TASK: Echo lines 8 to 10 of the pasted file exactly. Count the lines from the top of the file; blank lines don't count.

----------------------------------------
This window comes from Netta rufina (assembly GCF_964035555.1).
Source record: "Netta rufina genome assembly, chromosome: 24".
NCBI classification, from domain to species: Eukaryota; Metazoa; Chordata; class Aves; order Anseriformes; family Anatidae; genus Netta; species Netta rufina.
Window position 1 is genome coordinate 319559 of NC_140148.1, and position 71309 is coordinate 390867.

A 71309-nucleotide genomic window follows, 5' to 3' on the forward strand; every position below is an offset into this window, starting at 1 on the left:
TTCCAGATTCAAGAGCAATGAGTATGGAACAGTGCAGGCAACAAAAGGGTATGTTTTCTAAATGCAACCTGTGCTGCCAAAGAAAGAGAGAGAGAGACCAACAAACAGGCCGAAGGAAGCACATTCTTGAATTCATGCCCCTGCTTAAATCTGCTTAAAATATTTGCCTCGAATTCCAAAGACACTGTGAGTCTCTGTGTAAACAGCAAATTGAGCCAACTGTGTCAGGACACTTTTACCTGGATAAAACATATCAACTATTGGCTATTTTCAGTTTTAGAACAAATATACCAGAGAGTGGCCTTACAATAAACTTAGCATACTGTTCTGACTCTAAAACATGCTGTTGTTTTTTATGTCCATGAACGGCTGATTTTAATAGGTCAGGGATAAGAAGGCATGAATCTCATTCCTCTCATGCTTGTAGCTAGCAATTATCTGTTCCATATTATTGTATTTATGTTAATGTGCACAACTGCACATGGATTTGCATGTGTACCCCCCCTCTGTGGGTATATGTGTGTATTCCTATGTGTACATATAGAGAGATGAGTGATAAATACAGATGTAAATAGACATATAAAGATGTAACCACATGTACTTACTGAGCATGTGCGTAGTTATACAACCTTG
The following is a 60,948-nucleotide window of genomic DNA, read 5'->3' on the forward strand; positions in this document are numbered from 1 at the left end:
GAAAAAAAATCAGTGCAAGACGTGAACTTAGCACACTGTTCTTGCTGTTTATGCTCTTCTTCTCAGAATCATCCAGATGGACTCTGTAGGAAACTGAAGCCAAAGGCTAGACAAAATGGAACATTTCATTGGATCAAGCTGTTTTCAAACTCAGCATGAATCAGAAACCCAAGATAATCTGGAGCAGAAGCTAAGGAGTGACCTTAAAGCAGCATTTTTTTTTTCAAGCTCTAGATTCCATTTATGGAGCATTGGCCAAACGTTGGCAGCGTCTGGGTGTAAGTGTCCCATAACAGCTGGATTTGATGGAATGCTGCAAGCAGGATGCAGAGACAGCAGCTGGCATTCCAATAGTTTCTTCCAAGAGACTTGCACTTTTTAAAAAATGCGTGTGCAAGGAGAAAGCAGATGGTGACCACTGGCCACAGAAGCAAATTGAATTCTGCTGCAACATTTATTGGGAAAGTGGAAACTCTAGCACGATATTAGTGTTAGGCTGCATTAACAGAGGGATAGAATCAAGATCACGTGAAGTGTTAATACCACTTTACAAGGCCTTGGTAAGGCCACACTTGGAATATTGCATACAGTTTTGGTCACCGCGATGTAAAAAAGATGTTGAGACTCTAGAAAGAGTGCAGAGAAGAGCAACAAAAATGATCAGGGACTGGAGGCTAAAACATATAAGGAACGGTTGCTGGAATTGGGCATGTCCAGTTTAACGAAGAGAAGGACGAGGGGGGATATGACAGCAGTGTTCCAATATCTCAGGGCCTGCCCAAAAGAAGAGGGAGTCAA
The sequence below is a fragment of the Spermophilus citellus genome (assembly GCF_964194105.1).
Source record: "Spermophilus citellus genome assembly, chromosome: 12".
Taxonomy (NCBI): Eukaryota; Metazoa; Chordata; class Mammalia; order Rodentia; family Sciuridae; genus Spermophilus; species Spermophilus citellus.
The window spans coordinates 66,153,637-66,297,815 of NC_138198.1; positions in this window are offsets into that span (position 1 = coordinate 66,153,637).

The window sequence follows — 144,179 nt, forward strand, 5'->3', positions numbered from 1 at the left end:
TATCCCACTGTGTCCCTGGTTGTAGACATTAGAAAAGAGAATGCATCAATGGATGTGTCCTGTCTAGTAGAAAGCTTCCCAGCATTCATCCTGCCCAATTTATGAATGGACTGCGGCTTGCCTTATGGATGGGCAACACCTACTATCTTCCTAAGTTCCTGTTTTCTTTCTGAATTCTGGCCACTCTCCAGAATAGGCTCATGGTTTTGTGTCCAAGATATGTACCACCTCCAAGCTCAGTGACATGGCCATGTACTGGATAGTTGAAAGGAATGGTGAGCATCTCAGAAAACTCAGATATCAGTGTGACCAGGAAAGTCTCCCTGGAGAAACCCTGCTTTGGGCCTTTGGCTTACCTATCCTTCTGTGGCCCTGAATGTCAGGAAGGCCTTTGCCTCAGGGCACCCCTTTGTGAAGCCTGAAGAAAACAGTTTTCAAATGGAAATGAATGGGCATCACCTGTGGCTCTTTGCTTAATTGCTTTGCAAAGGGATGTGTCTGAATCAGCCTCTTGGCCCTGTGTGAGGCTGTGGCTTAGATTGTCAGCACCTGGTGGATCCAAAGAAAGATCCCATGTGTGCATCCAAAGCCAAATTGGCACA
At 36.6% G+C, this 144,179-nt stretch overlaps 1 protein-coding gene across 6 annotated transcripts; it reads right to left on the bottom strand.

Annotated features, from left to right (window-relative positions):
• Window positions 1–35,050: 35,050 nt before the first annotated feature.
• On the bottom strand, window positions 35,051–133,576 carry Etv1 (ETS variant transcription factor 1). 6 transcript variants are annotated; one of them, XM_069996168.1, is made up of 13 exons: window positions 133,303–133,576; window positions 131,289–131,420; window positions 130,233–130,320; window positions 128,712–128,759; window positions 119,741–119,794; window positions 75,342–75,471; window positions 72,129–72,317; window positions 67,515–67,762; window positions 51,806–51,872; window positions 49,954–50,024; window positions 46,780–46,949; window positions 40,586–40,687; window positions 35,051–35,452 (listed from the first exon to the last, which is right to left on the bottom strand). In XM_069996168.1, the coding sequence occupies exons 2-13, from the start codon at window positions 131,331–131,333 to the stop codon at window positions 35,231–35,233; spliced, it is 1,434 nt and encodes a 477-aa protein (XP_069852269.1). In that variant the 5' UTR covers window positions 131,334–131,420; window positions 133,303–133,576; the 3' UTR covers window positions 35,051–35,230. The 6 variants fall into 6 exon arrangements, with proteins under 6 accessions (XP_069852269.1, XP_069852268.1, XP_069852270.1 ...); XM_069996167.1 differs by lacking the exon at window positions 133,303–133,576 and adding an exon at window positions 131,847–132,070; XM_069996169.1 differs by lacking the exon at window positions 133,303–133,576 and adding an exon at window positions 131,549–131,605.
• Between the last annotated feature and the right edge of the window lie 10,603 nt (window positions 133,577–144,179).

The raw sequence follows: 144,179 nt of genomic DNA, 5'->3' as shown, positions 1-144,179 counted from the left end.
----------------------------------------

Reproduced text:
GAAAAAAAATCAGTGCAAGACGTGAACTTAGCACACTGTTCTTGCTGTTTATGCTCTTCTTCTCAGAATCATCCAGATGGACTCTGTAGGAAACTGAAGCCAAAGGCTAGACAAAATGGAACATTTCATTGGATCAAGCTGTTTTCAAACTCAGCATGAATCAGAAACCCAAGATAATCTGGAGCAGAAGCTAAGGAGTGACCTTAAAGCAGCATTTTTTTTTTCAAGCTCTAGATTCCATTTATGGAGCATTGGCCAAACGTTGGCAGCGTCTGGGTGTAAGTGTCCCATAACAGCTGGATTTGATGGAATGCTGCAAGCAGGATGCAGAGACAGCAGCTGGCATTCCAATAGTTTCTTCCAAGAGACTTGCACTTTTTAAAAAATGCGTGTGCAAGGAGAAAGCAGATGGTGACCACTGGCCACAGAAGCAAATTGAATTCTGCTGCAACATTTATTGGGAAAGTGGAAACTCTAGCACGATATTAGTGTTAGGCTGCATTAACAGAGGGATAGAATCAAGATCACGTGAAGTGTTAATACCACTTTACAAGGCCTTGGTAAGGCCACACTTGGAATATTGCATACAGTTTTGGTCACCGCGATGTAAAAAAGATGTTGAGACTCTAGAAAGAGTGCAGAGAAGAGCAACAAAAATGATCAGGGACTGGAGGCTAAAACATATAAGGAACGGTTGCTGGAATTGGGCATGTCCAGTTTAACGAAGAGAAGGACGAGGGGGGATATGACAGCAGTGTTCCAATATCTCAGGGCCTGCCCAAAAGAAGAGGGAGTCAA
The sequence below is a fragment of the Spermophilus citellus genome (assembly GCF_964194105.1).
Source record: "Spermophilus citellus genome assembly, chromosome: 12".